“We’ve got five plants that are in various stages of being built on the Prairies as we speak, and that’s a fairly recent thing,” said Hall.

He compares it to the canola industry, which started out exporting raw seed. But then the first crushing plant came online, then another, and then another. There are now 14 crush plants in Canada processing about 10 million tonnes of canola every year.

The only difference with pulses is how quickly fractionation plants are being built, he said.

“These processing facilities seem to be coming on stream at a faster rate than what the canola industry did over the last three decades,” said Hall.

“It’s the same process, but it seems to be ramped up. I’m still in amazement that five plants are going in on the Prairies just focused on peas.

“In the canola world, it probably took 15 years to get to five plants.”

Hall credits this boom to the growing shift toward plant-based proteins in consumer diets. What was initially thought to be a short-term fad has become a longer-term trend, with plant-based protein commanding a $13-billion market around the world.

“The international markets are really starting to pick up on plant proteins as a viable source of protein in human food. It’s really catching fire,” said Hall, adding pulse consumption in Canada has gone up 30 per cent over the last three years.

“It’s the consumer who’s driving this thing. And the processors are now seeing there’s a pretty good market there and they can make a pretty good profit.”

An argument could be made that the private sector is capable of expanding the plant protein processing sector on its own. But Styles argues the sector isn’t growing nearly as fast as it could.

“If you look at protein processing here in Western Canada, there’s not a lot, and what is there could be improved quite substantially,” said Styles. “There’s not one single area that doesn’t need some assistance in terms of improving the processing. This is simply one more avenue to do it.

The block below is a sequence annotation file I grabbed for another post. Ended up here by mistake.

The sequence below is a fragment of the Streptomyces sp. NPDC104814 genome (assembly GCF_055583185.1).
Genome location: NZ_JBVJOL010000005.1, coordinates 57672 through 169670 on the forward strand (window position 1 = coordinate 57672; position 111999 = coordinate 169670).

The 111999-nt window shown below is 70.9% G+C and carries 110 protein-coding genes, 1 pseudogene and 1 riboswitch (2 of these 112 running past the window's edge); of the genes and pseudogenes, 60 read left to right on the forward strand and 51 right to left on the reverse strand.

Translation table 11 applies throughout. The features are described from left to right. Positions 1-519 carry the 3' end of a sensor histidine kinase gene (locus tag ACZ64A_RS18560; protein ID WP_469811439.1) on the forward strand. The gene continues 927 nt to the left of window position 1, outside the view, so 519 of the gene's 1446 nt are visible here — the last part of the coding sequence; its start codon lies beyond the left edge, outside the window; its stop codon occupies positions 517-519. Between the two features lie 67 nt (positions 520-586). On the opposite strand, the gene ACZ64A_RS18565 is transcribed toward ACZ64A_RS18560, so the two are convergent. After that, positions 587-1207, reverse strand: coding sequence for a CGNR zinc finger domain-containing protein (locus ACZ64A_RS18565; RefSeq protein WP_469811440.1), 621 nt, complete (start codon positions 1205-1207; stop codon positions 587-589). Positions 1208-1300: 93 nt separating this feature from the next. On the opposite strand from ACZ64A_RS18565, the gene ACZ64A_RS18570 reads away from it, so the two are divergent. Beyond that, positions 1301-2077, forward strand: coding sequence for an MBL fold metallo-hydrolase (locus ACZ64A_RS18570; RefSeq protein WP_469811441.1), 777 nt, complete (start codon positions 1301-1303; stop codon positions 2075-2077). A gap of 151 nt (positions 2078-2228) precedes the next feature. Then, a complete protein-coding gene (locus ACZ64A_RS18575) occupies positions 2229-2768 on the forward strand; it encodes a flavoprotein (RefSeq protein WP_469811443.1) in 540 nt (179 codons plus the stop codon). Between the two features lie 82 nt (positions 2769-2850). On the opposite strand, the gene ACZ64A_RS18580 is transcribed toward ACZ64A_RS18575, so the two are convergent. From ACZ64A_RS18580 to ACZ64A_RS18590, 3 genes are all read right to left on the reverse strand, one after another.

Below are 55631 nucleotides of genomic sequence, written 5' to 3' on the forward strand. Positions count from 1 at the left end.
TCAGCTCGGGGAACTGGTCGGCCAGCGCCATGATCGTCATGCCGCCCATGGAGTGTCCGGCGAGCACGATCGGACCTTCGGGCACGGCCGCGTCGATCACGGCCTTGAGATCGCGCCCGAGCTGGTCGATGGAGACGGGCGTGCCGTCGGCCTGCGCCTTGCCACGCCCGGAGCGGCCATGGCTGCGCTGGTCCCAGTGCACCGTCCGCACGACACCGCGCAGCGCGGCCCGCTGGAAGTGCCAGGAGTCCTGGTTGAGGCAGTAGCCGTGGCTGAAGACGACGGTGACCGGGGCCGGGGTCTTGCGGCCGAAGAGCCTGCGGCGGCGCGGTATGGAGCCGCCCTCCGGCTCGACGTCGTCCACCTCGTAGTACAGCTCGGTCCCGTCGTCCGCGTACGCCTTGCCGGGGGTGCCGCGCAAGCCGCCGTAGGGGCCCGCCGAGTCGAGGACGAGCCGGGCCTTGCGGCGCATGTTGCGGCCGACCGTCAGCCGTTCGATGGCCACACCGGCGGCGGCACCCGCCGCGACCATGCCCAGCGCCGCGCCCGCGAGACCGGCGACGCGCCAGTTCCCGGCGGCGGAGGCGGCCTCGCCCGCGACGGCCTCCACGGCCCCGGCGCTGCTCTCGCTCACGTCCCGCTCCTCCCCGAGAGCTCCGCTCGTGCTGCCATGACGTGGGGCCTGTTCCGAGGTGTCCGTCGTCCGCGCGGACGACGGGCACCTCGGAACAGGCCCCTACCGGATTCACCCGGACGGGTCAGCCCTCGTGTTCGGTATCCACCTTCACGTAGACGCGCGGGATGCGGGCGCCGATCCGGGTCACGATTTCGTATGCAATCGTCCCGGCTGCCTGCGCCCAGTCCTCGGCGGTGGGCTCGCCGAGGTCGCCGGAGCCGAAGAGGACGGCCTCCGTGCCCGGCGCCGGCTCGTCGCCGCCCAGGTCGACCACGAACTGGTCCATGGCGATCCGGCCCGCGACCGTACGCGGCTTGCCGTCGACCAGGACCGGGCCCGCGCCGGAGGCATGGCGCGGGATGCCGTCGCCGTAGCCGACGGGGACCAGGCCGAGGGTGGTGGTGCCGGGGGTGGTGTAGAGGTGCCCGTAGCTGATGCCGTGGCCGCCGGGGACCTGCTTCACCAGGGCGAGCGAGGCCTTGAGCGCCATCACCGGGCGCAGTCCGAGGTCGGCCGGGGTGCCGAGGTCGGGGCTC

“We’re here to work with the industry to address some of those challenges and allow for these plants to develop in Western Canada.”

That process will also involve other members of Protein Industries Canada — there are more than 120, including farm groups, universities, and other industry players.

“We are going to have to work with the industry to sort out the specific types (of technologies) since a number are being worked on,” said Styles, adding that includes examining “the costs of that new technology as well as the specific technology that makes sense for the Prairies and even how that technology might need to be adapted.”

These efforts will directly benefit farmers, he said.

“If you can take some of these products, move them up the value chain, and use them in a way that adds value, that’s going to help your farmers and improve returns,” said Styles.

“It makes all the sense in the world to do the processing here if the crops are here.”

About the author


Jennifer Blair

Jennifer Blair is a Red Deer-based reporter with a post-secondary education in professional writing and nearly 10 years of experience in corporate communications, policy development, and journalism. She's spent half of her career telling stories about an industry she loves for an audience she admires--the farmers who work every day to build a better agriculture industry in Alberta.